The United States has numerous safeguards in place to make sure that those who file whistleblower claims can do so without being targeted for doing the right thing. If you wish to report your employer's fraud or misconduct but you're worried that they will retaliate against you if you report their actions, a whistleblower law firm in San Diego can help.
Whistleblower attorneys can give you information about all of the protections that you have in a whistleblower case, including protection granted by federal laws against demotion, harassment or other types of retaliation from your employer.
Types Of Whistleblower Claims
Employees become whistleblowers by reporting various forms of illegal activity carried out by employers and other entities. These activities can include:
Environmental violations (often involving release of toxic substances into the air or water)
Kickbacks and bribes
Fraudulent billing or accounting fraud
Securities fraud (SEC whistleblower cases)
Health and safety violations
Military contractor fraud/defense contractor fraud (bid rigging, invoice issues such as overcharging, contract violations)
Health care fraud (Medicaid fraud and Medicare fraud)
Tax fraud and tax evasion
Law firms that handle whistleblower cases in California can help you understand what options you have if you have knowledge of these or any other activities where an employer is violating the law. They make sure that the process goes as smoothly as possible and that you are protected during the whistleblowing process.
What Is A Qui Tam Lawsuit?
"Qui tam" is a legal term that typically arises in cases involving the federal False Claims Act. It relates to whistleblower claims where a person files a lawsuit alleging that a private entity is defrauding the federal government. In qui tam cases, the government can recover any funds that were illegally obtained, and the whistleblower may receive a portion of the amount recovered. The Sarbanes-Oxley Act and Dodd-Frank Act also contain qui tam provisions related to the securities and foreign corrupt practices.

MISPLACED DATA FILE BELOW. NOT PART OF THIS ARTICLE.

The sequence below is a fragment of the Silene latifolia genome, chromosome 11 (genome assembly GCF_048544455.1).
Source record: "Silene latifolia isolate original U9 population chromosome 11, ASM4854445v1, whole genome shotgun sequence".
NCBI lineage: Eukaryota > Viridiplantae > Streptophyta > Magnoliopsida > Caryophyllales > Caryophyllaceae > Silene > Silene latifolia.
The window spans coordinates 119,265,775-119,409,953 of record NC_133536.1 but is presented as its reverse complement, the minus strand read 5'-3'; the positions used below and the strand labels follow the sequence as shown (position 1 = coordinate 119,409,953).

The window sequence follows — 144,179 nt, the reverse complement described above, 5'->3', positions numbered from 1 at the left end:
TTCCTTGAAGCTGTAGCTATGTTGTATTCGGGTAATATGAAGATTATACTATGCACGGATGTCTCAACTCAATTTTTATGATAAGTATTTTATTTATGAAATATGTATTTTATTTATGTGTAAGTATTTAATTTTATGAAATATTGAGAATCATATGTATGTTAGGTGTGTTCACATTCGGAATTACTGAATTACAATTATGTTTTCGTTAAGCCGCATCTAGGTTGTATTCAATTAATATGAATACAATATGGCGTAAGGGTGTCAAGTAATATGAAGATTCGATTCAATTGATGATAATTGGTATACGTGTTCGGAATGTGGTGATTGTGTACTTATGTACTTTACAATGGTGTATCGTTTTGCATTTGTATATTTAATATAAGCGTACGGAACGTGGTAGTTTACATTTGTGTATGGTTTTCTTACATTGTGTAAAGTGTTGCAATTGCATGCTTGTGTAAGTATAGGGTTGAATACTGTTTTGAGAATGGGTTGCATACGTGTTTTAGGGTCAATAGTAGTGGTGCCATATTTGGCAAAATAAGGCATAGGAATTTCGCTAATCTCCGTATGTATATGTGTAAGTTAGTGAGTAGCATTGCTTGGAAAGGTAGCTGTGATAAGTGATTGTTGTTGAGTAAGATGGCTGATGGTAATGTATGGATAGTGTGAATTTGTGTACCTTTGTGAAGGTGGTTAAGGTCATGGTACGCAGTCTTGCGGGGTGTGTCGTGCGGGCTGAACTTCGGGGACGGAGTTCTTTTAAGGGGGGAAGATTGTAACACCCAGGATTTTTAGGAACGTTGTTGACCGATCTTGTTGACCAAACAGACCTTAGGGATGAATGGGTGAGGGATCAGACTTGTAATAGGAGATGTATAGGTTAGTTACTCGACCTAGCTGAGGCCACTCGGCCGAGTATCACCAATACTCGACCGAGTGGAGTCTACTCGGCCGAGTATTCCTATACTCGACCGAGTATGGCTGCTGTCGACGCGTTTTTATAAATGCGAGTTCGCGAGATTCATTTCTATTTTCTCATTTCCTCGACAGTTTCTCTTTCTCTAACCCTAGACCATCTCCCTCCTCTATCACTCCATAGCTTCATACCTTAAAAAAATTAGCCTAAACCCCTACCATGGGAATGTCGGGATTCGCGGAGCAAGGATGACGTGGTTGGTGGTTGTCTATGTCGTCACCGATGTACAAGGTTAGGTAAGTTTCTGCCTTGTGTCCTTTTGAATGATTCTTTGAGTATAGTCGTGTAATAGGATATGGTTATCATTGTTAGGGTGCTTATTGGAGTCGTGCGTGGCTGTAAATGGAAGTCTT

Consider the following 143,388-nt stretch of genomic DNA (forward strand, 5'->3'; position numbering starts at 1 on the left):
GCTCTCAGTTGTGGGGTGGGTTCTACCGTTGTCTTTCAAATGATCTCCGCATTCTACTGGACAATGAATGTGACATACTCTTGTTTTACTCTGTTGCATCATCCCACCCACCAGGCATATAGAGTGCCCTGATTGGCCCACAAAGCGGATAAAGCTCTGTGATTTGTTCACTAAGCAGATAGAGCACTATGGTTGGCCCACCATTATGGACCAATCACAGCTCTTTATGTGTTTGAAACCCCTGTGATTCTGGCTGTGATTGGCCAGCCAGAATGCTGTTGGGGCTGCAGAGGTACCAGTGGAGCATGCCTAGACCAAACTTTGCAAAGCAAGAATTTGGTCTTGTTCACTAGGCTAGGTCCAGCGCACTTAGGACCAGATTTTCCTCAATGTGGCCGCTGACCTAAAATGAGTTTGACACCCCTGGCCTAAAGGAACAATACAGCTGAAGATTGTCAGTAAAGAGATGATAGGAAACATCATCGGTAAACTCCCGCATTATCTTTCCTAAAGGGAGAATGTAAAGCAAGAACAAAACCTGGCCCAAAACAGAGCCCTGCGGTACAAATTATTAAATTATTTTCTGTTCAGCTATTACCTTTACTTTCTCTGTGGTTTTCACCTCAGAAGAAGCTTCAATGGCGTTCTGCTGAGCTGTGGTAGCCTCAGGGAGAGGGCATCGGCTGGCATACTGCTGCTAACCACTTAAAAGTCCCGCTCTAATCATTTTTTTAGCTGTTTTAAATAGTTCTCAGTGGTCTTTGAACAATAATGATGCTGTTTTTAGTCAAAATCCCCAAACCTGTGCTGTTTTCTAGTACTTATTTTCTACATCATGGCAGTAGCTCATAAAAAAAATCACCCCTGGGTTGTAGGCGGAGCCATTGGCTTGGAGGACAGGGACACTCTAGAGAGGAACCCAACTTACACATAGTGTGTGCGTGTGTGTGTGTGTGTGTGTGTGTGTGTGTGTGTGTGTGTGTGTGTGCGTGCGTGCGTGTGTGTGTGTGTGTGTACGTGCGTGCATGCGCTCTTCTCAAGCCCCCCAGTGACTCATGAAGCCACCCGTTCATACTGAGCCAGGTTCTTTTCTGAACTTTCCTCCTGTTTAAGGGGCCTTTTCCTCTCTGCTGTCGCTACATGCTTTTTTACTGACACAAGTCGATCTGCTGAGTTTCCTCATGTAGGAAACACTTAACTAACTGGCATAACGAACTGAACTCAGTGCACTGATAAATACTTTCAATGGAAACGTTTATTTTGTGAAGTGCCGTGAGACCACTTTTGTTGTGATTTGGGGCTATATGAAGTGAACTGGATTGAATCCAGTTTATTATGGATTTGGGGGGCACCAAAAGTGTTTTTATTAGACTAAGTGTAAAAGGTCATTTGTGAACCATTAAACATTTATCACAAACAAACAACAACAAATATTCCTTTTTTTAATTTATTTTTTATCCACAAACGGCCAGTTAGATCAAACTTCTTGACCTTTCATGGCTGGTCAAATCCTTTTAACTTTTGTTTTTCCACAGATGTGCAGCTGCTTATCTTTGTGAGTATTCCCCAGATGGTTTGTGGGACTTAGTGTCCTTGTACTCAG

Find San Diego Whistleblower Lawyers To Help You
Use FindLaw to hire a local whistleblower lawyer to protect you from retaliation and potentially even collect a percentage of the recovery.
Many people who need to find a lawyer in California have never hired a lawyer before. Talking to a lawyer may be a new experience and you might want some help getting started. Here are some questions you may want to ask a lawyer before deciding who to hire.
What is your main practice area?
How many years of experience do you have in California with cases like mine?
How often do you take cases to trial or settle them out of court?
Can I take my case through mediation or arbitration?
Do you offer a free consultation?
What are your fees and costs?
Will you be the attorney primarily handling my case?
How will I be kept up-to-date about my case?
In order to practice law in California, attorneys have to both pass the California bar exam and be admitted by the State Bar of California. Most attorneys in California graduate from an accredited law school but some lawyers are admitted through on-the-job experience for a minimum of 4 years and through passing an additional legal exam. After a lawyer is admitted to law practice in California, they can practice in almost any area of law.
Lawyers in California are held to strict ethical guidelines known as the Rules of Professional Conduct. Attorneys may have duties and limitations in:
Duty of client advocacy
Conflicts of interest
Duty of candor
Limitations in soliciting clients
Restrictions on handling a client's money
Many people avoid calling a lawyer because they are worried it will be too expensive. In many cases, a lawyer can end up saving the client money. This includes getting an increased award, recovering additional damages, avoiding financial problems in the future, and avoiding future disputes and litigation. Some legal areas even allow the lawyer to recover legal fees from the party at fault.
Already Have an Account? Sign In
Sign into your Legal Forms and Services account to manage your estate planning documents.